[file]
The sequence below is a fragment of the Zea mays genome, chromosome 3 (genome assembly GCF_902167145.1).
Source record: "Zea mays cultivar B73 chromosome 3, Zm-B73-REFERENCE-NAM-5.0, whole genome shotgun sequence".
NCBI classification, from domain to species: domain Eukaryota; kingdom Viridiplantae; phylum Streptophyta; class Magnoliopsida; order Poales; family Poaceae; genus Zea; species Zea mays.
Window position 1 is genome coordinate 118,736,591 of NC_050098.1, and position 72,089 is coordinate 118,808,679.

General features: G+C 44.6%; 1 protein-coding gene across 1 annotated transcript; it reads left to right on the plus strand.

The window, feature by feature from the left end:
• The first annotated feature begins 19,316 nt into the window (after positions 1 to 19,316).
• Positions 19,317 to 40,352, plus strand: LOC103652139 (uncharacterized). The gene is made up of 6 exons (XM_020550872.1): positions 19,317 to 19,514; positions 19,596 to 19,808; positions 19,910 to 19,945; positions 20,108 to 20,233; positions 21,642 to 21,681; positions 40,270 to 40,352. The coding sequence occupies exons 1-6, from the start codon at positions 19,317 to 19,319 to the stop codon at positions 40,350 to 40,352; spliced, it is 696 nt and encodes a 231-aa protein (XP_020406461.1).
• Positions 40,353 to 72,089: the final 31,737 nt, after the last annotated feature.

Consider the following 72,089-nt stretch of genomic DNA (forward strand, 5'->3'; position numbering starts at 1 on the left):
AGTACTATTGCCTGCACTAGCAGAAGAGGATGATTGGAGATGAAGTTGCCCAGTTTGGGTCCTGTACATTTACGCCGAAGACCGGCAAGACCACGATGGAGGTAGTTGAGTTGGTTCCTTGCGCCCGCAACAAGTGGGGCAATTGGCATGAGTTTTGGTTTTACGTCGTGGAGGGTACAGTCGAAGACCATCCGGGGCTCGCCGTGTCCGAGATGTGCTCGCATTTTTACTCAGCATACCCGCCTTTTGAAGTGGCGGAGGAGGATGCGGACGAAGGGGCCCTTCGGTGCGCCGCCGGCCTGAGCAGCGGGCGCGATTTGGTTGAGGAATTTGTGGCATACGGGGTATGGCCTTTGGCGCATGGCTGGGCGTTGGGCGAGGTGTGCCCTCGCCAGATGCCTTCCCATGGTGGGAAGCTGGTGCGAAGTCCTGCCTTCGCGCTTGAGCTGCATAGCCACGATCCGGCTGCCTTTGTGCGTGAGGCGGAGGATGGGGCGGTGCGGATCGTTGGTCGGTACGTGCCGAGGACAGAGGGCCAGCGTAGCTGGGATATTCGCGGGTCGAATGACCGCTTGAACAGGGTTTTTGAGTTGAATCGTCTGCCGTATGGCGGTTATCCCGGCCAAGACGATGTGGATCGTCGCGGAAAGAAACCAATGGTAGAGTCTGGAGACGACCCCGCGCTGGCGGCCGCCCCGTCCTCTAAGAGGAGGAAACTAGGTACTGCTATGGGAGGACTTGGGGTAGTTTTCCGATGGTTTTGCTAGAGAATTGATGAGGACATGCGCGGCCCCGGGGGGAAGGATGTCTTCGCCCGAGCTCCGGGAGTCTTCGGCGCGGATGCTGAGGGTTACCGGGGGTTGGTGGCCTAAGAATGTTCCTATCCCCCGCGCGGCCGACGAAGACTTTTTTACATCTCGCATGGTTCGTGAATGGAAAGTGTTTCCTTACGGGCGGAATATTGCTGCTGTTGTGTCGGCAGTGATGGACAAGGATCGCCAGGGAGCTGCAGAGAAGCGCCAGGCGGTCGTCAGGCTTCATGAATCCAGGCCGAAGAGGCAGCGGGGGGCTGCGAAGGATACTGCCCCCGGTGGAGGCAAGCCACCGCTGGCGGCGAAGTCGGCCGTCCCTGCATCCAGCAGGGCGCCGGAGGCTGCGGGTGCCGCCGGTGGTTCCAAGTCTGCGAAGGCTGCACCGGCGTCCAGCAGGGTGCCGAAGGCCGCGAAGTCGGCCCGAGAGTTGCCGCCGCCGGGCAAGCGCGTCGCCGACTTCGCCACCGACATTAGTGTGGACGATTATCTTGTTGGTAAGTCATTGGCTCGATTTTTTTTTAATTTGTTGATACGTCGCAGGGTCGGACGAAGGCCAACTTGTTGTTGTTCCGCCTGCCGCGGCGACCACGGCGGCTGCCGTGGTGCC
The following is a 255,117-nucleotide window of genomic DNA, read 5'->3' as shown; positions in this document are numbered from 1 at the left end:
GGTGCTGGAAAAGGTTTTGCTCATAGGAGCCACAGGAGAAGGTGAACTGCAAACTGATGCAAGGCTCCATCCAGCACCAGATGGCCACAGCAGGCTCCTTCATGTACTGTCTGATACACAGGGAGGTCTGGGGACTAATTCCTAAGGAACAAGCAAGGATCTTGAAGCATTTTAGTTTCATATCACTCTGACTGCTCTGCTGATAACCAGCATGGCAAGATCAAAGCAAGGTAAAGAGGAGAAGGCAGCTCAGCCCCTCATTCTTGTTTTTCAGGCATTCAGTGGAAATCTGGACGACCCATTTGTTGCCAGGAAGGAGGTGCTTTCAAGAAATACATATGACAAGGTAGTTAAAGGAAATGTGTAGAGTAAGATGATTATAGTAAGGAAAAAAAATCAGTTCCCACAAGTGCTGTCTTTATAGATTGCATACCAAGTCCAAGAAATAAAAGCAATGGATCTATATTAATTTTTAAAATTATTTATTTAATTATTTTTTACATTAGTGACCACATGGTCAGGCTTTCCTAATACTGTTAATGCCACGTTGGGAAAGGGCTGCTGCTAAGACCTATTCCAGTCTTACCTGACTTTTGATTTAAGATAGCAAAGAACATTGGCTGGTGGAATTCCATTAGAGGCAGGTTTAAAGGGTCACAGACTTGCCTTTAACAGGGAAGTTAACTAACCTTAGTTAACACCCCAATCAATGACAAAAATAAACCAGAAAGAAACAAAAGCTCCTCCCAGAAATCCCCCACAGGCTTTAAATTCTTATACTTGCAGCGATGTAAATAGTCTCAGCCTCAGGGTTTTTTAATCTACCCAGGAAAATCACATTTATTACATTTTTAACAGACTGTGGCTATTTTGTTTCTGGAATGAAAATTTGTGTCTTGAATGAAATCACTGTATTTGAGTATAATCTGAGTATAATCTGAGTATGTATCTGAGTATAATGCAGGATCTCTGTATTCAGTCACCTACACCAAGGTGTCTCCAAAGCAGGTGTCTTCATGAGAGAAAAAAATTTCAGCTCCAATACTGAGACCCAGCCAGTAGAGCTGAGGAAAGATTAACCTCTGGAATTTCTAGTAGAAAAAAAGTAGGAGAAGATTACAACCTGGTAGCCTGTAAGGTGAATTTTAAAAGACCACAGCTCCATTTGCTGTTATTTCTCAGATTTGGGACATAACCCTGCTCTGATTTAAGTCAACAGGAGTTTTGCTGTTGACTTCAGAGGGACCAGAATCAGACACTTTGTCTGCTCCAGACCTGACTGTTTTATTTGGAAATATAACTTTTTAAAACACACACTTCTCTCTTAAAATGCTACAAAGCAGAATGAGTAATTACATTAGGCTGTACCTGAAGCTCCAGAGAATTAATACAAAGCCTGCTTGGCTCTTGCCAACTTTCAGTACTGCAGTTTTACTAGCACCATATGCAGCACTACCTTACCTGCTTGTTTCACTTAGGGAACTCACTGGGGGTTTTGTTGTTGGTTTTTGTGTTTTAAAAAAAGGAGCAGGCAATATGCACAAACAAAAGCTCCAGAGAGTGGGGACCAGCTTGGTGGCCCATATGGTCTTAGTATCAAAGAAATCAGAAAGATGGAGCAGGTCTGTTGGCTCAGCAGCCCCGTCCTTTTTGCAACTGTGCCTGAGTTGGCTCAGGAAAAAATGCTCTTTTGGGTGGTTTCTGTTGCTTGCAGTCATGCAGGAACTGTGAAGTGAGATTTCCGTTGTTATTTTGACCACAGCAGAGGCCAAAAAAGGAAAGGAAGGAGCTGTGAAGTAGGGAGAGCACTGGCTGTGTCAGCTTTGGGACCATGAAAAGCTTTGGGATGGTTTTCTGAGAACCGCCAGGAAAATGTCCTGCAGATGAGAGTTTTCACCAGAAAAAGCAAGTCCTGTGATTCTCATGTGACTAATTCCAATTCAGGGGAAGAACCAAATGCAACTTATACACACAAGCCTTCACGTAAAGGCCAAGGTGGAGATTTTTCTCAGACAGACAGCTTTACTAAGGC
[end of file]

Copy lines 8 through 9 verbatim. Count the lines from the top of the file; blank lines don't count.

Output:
• Positions 19,317 to 40,352, plus strand: LOC103652139 (uncharacterized). The gene is made up of 6 exons (XM_020550872.1): positions 19,317 to 19,514; positions 19,596 to 19,808; positions 19,910 to 19,945; positions 20,108 to 20,233; positions 21,642 to 21,681; positions 40,270 to 40,352. The coding sequence occupies exons 1-6, from the start codon at positions 19,317 to 19,319 to the stop codon at positions 40,350 to 40,352; spliced, it is 696 nt and encodes a 231-aa protein (XP_020406461.1).
• Positions 40,353 to 72,089: the final 31,737 nt, after the last annotated feature.